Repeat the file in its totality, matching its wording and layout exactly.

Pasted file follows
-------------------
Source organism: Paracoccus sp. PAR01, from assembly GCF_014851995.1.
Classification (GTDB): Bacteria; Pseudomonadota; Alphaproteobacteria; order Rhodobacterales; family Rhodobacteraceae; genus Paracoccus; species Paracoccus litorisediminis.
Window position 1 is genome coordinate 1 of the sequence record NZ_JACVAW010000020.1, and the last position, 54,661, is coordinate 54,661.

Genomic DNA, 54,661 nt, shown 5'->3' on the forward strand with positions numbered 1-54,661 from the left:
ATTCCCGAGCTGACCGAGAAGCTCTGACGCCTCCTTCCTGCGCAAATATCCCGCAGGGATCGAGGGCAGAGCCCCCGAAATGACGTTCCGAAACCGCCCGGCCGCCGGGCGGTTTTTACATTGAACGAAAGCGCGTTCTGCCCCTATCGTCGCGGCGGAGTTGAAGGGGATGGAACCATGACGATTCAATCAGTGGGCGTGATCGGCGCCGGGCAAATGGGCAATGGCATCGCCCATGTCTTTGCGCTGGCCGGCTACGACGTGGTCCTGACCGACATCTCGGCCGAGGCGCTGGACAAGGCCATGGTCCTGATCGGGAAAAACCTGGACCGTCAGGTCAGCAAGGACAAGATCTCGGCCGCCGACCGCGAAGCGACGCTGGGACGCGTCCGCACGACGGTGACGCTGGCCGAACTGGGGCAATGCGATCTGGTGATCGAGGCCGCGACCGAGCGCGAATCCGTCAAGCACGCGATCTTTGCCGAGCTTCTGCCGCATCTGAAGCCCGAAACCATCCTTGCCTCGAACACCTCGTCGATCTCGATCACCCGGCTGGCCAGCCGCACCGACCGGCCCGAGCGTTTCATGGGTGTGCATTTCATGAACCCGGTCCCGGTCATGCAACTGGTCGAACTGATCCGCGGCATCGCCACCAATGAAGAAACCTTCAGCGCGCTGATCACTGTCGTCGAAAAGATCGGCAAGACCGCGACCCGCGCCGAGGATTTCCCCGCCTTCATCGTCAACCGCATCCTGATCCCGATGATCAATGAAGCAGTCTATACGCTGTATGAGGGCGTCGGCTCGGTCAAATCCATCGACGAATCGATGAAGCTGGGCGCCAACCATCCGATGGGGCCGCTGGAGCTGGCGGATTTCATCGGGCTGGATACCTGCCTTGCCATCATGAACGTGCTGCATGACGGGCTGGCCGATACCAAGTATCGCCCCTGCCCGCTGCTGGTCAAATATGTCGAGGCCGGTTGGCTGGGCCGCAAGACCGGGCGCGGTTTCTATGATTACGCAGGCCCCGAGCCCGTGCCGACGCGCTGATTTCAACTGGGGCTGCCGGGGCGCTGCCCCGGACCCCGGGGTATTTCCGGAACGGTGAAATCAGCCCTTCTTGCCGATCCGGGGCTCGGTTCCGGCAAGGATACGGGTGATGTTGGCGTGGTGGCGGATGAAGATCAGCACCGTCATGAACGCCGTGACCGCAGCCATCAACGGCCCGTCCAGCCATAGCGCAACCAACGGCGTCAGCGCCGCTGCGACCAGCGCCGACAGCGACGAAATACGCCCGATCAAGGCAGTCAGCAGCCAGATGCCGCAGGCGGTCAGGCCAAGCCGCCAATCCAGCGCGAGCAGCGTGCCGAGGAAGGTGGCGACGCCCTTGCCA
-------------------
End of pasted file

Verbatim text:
Source organism: Paracoccus sp. PAR01, from assembly GCF_014851995.1.
Classification (GTDB): Bacteria; Pseudomonadota; Alphaproteobacteria; order Rhodobacterales; family Rhodobacteraceae; genus Paracoccus; species Paracoccus litorisediminis.
Window position 1 is genome coordinate 1 of the sequence record NZ_JACVAW010000020.1, and the last position, 54,661, is coordinate 54,661.

Genomic DNA, 54,661 nt, shown 5'->3' on the forward strand with positions numbered 1-54,661 from the left:
ATTCCCGAGCTGACCGAGAAGCTCTGACGCCTCCTTCCTGCGCAAATATCCCGCAGGGATCGAGGGCAGAGCCCCCGAAATGACGTTCCGAAACCGCCCGGCCGCCGGGCGGTTTTTACATTGAACGAAAGCGCGTTCTGCCCCTATCGTCGCGGCGGAGTTGAAGGGGATGGAACCATGACGATTCAATCAGTGGGCGTGATCGGCGCCGGGCAAATGGGCAATGGCATCGCCCATGTCTTTGCGCTGGCCGGCTACGACGTGGTCCTGACCGACATCTCGGCCGAGGCGCTGGACAAGGCCATGGTCCTGATCGGGAAAAACCTGGACCGTCAGGTCAGCAAGGACAAGATCTCGGCCGCCGACCGCGAAGCGACGCTGGGACGCGTCCGCACGACGGTGACGCTGGCCGAACTGGGGCAATGCGATCTGGTGATCGAGGCCGCGACCGAGCGCGAATCCGTCAAGCACGCGATCTTTGCCGAGCTTCTGCCGCATCTGAAGCCCGAAACCATCCTTGCCTCGAACACCTCGTCGATCTCGATCACCCGGCTGGCCAGCCGCACCGACCGGCCCGAGCGTTTCATGGGTGTGCATTTCATGAACCCGGTCCCGGTCATGCAACTGGTCGAACTGATCCGCGGCATCGCCACCAATGAAGAAACCTTCAGCGCGCTGATCACTGTCGTCGAAAAGATCGGCAAGACCGCGACCCGCGCCGAGGATTTCCCCGCCTTCATCGTCAACCGCATCCTGATCCCGATGATCAATGAAGCAGTCTATACGCTGTATGAGGGCGTCGGCTCGGTCAAATCCATCGACGAATCGATGAAGCTGGGCGCCAACCATCCGATGGGGCCGCTGGAGCTGGCGGATTTCATCGGGCTGGATACCTGCCTTGCCATCATGAACGTGCTGCATGACGGGCTGGCCGATACCAAGTATCGCCCCTGCCCGCTGCTGGTCAAATATGTCGAGGCCGGTTGGCTGGGCCGCAAGACCGGGCGCGGTTTCTATGATTACGCAGGCCCCGAGCCCGTGCCGACGCGCTGATTTCAACTGGGGCTGCCGGGGCGCTGCCCCGGACCCCGGGGTATTTCCGGAACGGTGAAATCAGCCCTTCTTGCCGATCCGGGGCTCGGTTCCGGCAAGGATACGGGTGATGTTGGCGTGGTGGCGGATGAAGATCAGCACCGTCATGAACGCCGTGACCGCAGCCATCAACGGCCCGTCCAGCCATAGCGCAACCAACGGCGTCAGCGCCGCTGCGACCAGCGCCGACAGCGACGAAATACGCCCGATCAAGGCAGTCAGCAGCCAGATGCCGCAGGCGGTCAGGCCAAGCCGCCAATCCAGCGCGAGCAGCGTGCCGAGGAAGGTGGCGACGCCCTTGCCA